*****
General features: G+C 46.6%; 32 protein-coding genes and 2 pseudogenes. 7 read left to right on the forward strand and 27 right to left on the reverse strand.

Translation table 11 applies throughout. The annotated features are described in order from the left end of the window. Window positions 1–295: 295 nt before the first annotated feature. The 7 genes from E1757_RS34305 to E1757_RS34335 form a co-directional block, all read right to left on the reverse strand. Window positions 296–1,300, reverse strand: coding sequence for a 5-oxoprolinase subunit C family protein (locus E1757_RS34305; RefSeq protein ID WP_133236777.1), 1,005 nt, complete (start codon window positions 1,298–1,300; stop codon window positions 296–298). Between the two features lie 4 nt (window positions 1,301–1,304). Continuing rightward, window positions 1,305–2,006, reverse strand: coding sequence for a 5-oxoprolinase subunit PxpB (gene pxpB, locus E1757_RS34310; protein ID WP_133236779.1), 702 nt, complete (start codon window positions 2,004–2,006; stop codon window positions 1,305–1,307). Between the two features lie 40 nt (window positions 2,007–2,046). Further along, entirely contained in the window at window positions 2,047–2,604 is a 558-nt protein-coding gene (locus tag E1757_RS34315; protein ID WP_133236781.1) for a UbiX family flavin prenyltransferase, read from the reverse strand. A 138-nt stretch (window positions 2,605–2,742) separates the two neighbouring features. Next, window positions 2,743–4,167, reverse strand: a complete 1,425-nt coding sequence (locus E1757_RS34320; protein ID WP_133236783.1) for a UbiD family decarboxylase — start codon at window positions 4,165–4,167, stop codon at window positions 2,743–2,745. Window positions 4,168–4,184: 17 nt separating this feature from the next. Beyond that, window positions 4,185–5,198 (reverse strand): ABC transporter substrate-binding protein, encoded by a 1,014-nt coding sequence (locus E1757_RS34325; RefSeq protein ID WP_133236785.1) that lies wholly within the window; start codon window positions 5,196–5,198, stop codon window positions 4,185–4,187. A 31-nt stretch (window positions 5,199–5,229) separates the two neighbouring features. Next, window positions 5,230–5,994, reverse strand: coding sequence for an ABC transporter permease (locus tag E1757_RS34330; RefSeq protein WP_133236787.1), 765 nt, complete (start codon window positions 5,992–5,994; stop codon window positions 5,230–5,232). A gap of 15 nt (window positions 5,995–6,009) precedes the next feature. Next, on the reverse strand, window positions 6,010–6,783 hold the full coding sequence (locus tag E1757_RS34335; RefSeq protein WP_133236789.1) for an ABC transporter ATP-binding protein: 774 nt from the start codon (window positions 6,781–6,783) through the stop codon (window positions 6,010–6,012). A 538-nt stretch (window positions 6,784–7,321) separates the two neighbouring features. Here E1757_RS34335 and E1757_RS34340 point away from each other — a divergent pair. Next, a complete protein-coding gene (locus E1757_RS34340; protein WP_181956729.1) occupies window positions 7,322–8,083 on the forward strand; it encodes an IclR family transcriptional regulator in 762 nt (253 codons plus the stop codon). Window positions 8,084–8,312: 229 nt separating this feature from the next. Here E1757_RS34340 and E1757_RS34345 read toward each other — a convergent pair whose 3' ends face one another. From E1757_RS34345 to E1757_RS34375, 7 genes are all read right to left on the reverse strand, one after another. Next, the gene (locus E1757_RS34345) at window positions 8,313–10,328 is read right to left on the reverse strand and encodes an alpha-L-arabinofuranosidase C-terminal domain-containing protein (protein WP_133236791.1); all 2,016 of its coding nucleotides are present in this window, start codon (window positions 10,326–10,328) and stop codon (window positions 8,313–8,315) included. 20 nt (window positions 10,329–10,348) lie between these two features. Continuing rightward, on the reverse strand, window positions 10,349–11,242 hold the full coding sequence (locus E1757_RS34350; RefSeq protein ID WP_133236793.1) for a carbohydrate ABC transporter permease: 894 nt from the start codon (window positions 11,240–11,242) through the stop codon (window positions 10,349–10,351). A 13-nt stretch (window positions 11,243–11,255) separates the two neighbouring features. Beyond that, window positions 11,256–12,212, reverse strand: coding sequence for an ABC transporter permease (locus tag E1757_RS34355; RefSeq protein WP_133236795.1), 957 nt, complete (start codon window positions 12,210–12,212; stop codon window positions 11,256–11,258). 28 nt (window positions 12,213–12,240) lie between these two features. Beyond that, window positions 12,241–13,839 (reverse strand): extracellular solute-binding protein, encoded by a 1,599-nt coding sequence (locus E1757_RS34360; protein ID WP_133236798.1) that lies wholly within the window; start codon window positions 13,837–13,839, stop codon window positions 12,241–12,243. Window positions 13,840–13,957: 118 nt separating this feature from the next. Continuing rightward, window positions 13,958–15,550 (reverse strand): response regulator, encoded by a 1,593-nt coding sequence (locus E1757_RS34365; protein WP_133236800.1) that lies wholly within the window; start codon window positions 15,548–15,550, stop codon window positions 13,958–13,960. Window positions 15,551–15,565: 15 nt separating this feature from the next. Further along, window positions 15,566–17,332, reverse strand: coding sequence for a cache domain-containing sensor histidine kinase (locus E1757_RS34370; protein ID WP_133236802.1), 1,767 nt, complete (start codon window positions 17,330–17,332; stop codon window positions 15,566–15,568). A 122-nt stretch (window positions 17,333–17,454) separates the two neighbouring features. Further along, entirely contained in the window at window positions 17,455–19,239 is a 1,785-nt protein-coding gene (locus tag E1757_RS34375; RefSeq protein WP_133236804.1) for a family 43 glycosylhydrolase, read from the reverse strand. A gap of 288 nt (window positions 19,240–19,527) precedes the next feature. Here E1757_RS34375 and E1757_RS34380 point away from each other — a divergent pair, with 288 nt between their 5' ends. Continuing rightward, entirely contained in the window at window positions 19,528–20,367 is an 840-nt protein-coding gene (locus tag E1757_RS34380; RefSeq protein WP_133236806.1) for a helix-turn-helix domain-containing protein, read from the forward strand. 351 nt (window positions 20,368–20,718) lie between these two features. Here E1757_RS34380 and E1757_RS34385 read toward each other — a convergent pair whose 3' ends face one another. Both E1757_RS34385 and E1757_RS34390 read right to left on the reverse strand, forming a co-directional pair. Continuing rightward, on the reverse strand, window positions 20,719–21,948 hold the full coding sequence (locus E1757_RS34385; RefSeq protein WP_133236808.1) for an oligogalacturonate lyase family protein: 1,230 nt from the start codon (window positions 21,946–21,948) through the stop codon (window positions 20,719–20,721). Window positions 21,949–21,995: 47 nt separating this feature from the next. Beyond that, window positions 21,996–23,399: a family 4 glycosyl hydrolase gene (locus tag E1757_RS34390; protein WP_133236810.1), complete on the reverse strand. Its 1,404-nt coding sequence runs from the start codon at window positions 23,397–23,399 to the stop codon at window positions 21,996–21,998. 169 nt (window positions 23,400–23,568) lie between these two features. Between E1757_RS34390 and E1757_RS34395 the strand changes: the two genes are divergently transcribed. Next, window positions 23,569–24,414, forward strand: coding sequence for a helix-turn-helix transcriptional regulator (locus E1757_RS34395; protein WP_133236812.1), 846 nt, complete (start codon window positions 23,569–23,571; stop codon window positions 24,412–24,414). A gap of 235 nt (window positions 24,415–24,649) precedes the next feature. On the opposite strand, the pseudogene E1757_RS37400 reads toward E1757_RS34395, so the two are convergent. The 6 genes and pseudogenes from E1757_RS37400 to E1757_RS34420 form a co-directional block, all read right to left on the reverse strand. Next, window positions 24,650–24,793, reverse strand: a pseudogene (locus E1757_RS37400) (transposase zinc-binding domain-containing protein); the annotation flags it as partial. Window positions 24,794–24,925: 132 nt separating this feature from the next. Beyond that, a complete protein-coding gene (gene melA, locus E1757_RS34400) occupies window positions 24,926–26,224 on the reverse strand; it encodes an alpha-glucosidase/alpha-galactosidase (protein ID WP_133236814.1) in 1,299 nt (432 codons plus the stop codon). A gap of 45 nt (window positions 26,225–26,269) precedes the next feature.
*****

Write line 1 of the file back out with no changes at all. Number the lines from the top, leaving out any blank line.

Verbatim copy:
General features: G+C 46.6%; 32 protein-coding genes and 2 pseudogenes. 7 read left to right on the forward strand and 27 right to left on the reverse strand.